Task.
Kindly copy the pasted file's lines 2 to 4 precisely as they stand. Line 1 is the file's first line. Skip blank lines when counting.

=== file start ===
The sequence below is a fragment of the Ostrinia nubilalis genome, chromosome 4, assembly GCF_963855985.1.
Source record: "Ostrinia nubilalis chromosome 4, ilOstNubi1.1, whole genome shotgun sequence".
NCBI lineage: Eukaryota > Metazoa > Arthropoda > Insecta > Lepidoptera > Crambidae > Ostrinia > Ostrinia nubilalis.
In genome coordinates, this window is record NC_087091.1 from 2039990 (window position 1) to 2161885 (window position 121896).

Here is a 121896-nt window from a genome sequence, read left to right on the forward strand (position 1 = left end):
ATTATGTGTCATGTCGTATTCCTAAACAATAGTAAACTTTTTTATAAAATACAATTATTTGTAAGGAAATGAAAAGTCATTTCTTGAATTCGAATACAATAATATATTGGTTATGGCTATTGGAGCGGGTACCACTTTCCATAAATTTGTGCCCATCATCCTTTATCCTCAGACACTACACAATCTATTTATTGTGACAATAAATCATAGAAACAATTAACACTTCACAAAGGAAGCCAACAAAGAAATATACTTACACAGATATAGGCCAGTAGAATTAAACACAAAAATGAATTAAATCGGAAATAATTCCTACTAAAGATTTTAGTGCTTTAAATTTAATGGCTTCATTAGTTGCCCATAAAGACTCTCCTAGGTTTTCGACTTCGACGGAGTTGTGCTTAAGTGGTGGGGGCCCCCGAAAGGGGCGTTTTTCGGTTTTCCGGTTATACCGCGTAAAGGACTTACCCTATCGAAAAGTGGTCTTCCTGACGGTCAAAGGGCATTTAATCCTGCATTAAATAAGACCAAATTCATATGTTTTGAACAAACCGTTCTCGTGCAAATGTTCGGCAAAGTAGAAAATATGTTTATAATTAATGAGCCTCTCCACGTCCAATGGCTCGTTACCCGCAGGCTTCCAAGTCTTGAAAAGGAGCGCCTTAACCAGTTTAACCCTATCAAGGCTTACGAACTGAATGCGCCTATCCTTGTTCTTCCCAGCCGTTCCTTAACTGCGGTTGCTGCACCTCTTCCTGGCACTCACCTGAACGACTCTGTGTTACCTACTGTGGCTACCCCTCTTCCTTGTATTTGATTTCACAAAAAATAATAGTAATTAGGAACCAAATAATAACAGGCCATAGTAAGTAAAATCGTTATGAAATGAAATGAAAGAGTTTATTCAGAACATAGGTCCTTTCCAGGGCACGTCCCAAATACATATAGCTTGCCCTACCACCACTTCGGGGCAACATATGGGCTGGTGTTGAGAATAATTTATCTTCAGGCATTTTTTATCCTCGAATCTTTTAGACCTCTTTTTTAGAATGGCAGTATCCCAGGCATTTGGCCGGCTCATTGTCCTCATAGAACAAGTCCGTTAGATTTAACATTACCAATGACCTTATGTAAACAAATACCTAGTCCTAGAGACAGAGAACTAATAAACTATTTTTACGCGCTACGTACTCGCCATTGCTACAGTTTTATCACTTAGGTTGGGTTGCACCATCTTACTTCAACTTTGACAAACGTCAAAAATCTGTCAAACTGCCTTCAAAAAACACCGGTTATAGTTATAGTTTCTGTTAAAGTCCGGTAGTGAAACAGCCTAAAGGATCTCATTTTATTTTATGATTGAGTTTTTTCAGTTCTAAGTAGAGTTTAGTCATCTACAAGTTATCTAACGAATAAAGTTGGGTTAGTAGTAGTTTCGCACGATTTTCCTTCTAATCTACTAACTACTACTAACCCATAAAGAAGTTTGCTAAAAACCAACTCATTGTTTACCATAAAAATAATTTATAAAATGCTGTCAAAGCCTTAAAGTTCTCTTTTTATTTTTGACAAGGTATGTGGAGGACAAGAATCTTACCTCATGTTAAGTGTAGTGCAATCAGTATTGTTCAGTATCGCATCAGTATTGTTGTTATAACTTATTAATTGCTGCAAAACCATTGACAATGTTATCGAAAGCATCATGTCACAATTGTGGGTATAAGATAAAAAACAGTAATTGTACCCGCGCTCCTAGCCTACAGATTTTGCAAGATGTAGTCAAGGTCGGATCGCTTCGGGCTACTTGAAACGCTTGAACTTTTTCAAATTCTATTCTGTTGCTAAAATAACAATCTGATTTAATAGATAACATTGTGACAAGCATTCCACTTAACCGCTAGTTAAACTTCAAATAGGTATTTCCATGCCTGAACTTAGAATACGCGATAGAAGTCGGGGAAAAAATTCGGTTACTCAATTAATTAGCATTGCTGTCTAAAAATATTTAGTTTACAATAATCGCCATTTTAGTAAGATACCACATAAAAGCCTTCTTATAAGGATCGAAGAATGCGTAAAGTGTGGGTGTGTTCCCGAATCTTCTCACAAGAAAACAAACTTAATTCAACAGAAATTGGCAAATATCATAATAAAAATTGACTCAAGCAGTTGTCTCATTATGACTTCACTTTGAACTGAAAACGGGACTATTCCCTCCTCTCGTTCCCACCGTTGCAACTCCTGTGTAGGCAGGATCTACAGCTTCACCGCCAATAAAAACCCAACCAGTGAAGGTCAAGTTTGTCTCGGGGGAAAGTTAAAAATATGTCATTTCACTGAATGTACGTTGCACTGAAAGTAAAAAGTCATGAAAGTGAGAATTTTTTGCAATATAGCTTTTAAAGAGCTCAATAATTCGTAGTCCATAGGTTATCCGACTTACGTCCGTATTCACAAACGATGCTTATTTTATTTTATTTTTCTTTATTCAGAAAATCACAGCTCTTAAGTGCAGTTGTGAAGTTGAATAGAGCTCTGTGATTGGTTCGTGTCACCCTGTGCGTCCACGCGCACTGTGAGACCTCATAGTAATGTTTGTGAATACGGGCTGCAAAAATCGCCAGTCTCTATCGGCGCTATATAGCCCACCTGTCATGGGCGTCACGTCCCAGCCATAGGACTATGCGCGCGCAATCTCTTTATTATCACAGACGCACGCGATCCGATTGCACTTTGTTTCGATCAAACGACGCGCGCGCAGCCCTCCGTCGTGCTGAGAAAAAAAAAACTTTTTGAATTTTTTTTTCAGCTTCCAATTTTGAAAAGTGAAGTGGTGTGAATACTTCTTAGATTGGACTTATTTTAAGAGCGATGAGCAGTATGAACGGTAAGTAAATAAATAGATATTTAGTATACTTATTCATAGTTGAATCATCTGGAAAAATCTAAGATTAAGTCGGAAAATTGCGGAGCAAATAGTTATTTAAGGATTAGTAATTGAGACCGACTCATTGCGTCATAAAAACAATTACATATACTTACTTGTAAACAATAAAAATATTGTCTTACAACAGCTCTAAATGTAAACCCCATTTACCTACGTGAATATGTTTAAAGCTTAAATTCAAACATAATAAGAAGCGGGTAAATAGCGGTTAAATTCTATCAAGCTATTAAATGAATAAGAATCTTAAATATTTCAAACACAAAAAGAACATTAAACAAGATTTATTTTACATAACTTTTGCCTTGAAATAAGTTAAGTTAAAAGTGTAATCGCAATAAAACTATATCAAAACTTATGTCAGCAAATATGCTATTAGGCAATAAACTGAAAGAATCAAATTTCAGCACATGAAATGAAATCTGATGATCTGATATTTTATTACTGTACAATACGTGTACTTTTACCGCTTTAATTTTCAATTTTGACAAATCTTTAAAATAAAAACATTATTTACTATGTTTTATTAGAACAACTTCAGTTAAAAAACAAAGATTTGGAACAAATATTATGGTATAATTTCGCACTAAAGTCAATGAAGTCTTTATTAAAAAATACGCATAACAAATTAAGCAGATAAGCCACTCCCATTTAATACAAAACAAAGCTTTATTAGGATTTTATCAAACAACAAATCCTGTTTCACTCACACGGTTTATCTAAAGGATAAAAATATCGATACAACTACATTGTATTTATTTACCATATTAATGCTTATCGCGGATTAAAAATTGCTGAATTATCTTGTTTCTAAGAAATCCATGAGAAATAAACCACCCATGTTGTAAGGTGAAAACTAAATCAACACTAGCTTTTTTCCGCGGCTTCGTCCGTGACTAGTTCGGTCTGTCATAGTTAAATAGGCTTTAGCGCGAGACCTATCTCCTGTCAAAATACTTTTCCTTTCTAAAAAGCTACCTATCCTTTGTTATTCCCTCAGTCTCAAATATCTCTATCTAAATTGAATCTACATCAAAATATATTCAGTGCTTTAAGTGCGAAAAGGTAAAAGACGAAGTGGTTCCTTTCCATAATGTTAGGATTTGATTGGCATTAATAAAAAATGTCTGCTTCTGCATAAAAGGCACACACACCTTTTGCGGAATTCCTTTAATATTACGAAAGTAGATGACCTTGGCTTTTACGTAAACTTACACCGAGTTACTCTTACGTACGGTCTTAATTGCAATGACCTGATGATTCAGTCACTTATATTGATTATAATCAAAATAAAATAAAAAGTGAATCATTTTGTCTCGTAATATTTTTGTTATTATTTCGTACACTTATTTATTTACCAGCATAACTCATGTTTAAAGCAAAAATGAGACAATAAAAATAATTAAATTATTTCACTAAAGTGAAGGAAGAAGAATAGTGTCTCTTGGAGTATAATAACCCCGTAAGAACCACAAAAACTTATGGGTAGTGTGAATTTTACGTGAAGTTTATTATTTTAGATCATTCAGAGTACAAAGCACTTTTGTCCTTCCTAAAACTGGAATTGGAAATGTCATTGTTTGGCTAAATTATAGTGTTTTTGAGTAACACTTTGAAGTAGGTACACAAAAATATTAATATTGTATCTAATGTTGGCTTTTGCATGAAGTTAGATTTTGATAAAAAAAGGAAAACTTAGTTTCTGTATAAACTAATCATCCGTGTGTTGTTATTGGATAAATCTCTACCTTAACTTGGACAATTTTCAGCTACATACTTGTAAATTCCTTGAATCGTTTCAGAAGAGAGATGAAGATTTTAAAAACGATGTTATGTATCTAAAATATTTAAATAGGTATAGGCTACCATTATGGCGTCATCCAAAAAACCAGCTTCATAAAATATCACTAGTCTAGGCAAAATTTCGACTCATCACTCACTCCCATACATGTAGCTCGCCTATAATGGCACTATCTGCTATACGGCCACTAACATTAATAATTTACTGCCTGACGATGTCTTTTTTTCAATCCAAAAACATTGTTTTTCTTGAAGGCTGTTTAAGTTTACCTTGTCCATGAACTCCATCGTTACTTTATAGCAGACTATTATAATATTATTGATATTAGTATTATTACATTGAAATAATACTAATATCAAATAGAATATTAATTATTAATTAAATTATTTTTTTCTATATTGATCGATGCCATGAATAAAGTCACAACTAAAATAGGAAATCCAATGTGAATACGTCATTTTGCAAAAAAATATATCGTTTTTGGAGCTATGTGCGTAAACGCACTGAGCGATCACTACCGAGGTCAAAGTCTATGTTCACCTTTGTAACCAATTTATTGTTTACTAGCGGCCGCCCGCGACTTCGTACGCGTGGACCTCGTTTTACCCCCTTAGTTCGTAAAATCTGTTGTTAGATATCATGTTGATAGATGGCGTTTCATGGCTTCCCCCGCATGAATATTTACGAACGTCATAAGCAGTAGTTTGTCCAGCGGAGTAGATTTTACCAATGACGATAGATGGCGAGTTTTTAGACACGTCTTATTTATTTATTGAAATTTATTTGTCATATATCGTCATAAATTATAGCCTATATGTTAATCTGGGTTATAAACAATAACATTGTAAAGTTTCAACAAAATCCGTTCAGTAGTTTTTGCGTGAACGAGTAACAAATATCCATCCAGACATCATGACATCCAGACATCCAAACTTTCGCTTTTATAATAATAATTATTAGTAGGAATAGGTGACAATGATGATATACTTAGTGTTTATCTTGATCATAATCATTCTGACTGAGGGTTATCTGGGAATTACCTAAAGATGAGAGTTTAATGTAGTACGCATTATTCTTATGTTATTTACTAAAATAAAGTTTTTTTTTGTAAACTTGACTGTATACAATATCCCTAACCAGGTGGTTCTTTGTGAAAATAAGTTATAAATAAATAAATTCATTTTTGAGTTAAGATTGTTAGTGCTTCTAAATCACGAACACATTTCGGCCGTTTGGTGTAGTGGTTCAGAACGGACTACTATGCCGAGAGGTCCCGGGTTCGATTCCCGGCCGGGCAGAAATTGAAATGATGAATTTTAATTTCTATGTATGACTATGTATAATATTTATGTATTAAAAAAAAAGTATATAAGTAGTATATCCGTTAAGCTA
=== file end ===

Source record: "Ostrinia nubilalis chromosome 4, ilOstNubi1.1, whole genome shotgun sequence".
NCBI lineage: Eukaryota > Metazoa > Arthropoda > Insecta > Lepidoptera > Crambidae > Ostrinia > Ostrinia nubilalis.
In genome coordinates, this window is record NC_087091.1 from 2039990 (window position 1) to 2161885 (window position 121896).